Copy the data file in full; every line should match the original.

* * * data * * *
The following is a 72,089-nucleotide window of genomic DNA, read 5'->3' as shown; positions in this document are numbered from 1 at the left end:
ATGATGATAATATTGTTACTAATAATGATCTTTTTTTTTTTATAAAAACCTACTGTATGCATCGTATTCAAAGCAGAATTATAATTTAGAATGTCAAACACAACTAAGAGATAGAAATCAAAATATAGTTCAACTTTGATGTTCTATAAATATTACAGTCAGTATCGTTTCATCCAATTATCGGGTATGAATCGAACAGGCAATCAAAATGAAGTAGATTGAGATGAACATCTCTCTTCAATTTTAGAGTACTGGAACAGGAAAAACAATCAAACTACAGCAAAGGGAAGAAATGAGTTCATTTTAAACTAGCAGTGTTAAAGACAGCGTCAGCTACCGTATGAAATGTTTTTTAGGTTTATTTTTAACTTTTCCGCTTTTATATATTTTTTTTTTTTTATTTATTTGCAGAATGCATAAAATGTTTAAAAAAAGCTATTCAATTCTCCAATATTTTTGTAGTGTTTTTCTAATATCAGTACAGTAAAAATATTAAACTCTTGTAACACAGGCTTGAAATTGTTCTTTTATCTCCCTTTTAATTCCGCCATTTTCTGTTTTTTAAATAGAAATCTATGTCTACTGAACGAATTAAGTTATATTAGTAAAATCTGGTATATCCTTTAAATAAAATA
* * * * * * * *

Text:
The following is a 72,089-nucleotide window of genomic DNA, read 5'->3' as shown; positions in this document are numbered from 1 at the left end:
ATGATGATAATATTGTTACTAATAATGATCTTTTTTTTTTTATAAAAACCTACTGTATGCATCGTATTCAAAGCAGAATTATAATTTAGAATGTCAAACACAACTAAGAGATAGAAATCAAAATATAGTTCAACTTTGATGTTCTATAAATATTACAGTCAGTATCGTTTCATCCAATTATCGGGTATGAATCGAACAGGCAATCAAAATGAAGTAGATTGAGATGAACATCTCTCTTCAATTTTAGAGTACTGGAACAGGAAAAACAATCAAACTACAGCAAAGGGAAGAAATGAGTTCATTTTAAACTAGCAGTGTTAAAGACAGCGTCAGCTACCGTATGAAATGTTTTTTAGGTTTATTTTTAACTTTTCCGCTTTTATATATTTTTTTTTTTTTATTTATTTGCAGAATGCATAAAATGTTTAAAAAAAGCTATTCAATTCTCCAATATTTTTGTAGTGTTTTTCTAATATCAGTACAGTAAAAATATTAAACTCTTGTAACACAGGCTTGAAATTGTTCTTTTATCTCCCTTTTAATTCCGCCATTTTCTGTTTTTTAAATAGAAATCTATGTCTACTGAACGAATTAAGTTATATTAGTAAAATCTGGTATATCCTTTAAATAAAATA